Ryan Allway May 6th, 2019 Back in 1969, a full 84 percent of Americans felt that marijuana should remain illegal. As the benefits of... What is the Cannabis Control Commission?

Ryan Allway

May 6th, 2019

Back in 1969, a full 84 percent of Americans felt that marijuana should remain illegal. As the benefits of this plant became more apparent – and fear-based propaganda diminished – public perception completely reversed. In fact, two-thirds of Americans now believe weed should be legalized. This explains why Massachusetts residents voted to decriminalize marijuana, and it’s been the state’s Cannabis Control Commission (CCC) that’s overseen the industry since December 2018.

What is the Commission?

After the legalization of recreational marijuana use in July 2017, the Department of Health was tasked with overseeing the industry. While the Cannabis Control Commission was appointed in September of that year, it wouldn’t be until the end of 2018 when it took charge of the industry’s administration. The commission is involved in all aspects of regulation, but their mission statement is a simple one:

“To honor the will of the voters of Massachusetts by safely, equitably and effectively implementing and administering the laws enabling access to medical and adult use marijuana in the Commonwealth.”

The Cannabis Control Commission consists of five commissioners. The Governor, Attorney General and Treasurer get to choose one member each. They must then reach a majority decision on the remaining two commissioners. These individuals are tasked with regulating recreational marijuana use in Massachusetts, but they aren’t alone in the process.

The Cannabis Advisory Board was established at the same time as the Cannabis Control Commission. It has 25 members and is tasked with studying and providing recommendations to the commission. Their focus is the taxation and regulation of marijuana in the state.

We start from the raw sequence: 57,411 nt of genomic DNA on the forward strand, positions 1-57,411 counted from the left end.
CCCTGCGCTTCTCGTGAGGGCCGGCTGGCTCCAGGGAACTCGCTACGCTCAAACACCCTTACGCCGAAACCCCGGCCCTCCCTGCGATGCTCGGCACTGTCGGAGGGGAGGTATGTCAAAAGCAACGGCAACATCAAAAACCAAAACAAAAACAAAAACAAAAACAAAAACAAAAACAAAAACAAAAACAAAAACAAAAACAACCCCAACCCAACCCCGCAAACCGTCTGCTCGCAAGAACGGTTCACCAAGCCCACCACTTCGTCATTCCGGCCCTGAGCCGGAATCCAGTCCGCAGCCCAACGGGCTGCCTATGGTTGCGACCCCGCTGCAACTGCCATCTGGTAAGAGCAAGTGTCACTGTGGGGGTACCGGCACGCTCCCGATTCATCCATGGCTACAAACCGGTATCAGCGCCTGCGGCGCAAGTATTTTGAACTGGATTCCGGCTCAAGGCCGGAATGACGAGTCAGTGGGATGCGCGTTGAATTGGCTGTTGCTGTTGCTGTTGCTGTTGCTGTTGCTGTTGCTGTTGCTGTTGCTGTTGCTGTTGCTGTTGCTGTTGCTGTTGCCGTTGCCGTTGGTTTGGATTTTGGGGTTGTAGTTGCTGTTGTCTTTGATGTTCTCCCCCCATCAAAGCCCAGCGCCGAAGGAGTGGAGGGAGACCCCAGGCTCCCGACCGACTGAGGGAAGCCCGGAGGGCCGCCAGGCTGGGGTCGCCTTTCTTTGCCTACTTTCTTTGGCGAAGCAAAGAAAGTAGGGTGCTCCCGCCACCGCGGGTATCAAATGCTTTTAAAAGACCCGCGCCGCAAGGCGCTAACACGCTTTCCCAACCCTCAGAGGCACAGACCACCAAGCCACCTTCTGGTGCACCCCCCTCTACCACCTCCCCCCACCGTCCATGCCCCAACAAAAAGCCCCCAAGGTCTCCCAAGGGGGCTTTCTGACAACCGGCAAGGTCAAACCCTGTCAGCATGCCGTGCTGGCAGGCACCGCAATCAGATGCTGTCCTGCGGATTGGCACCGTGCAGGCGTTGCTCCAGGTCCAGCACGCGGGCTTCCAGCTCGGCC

What Does the Cannabis Control Commission Do?

Each member of the Cannabis Control Commission is tasked with different areas of responsibility. The chairman, for instance, deals with the medical marijuana industry and the lobbying of financial institutions to lend to cannabis-based businesses. The following tasks – all of which would seem like obvious duties of such a statewide commission – are handled by the CCC.

  • Issuance of cannabis-based business licenses.
  • Deciding upon and establishing regulations.
  • Research and development.
  • Collect statistics and economic data for public release.
  • Address potential public safety concerns (e.g. DUI).

In essence, the Cannabis Control Commission is involved in every area of the Massachusetts marijuana industry. It’s also worth noting, though, that they focus on equity and diversity. Those who have been more adversely impacted by cannabis criminalization in the past receive preferential treatment. Businesses must also show plans for inclusion and diversity prior to receiving a license.

What’s New with the Cannabis Control Commission?

The Massachusetts Cannabis Control Commission is tasked with regulating a new industry, so it’s no surprise that things are happening fast. Here are just a few of the latest developments within the commission.

  • Marijuana delivery: In a 4-1 vote on April 26, the commission decided to allow marijuana delivery throughout the state. The public will still be allowed a comment period, but the delivery of cannabis to residential addresses could start as early as this year.
  • First license denial: The Cannabis Control Commission issued its first license rejection on April 25. They stated that the business’s diversity and positive impact plans were insufficient. This showed that the commission is more than just a rubber stamp – as some detractors have claimed.
  • Focus on local businesses: Chairman Steven Hoffman recently announced that the commission wouldn’t allow major national companies to take over and dominate the local industry. This is another sign that the group really is dedicated to using its power to improve Massachusetts.

Paving the Way Forward

In the two months following the first recreational marijuana store openings, Massachusetts earned around $4 million in tax revenue from sales. This new venture has proven very beneficial for The Bay State, and it’s the Cannabis Control Commission that’s leading the way forward. The commission’s diverse goals promise to improve the lives of those living in the state, and this is the case even for individuals who don’t partake in the once illegal substance.

Ryan Allway

About Ryan Allway

Mr. Allway has over a decade of experience in the financial markets as both a private investor and financial journalist. He has been actively involved in the cannabis industry since its inception, covering public and private companies.

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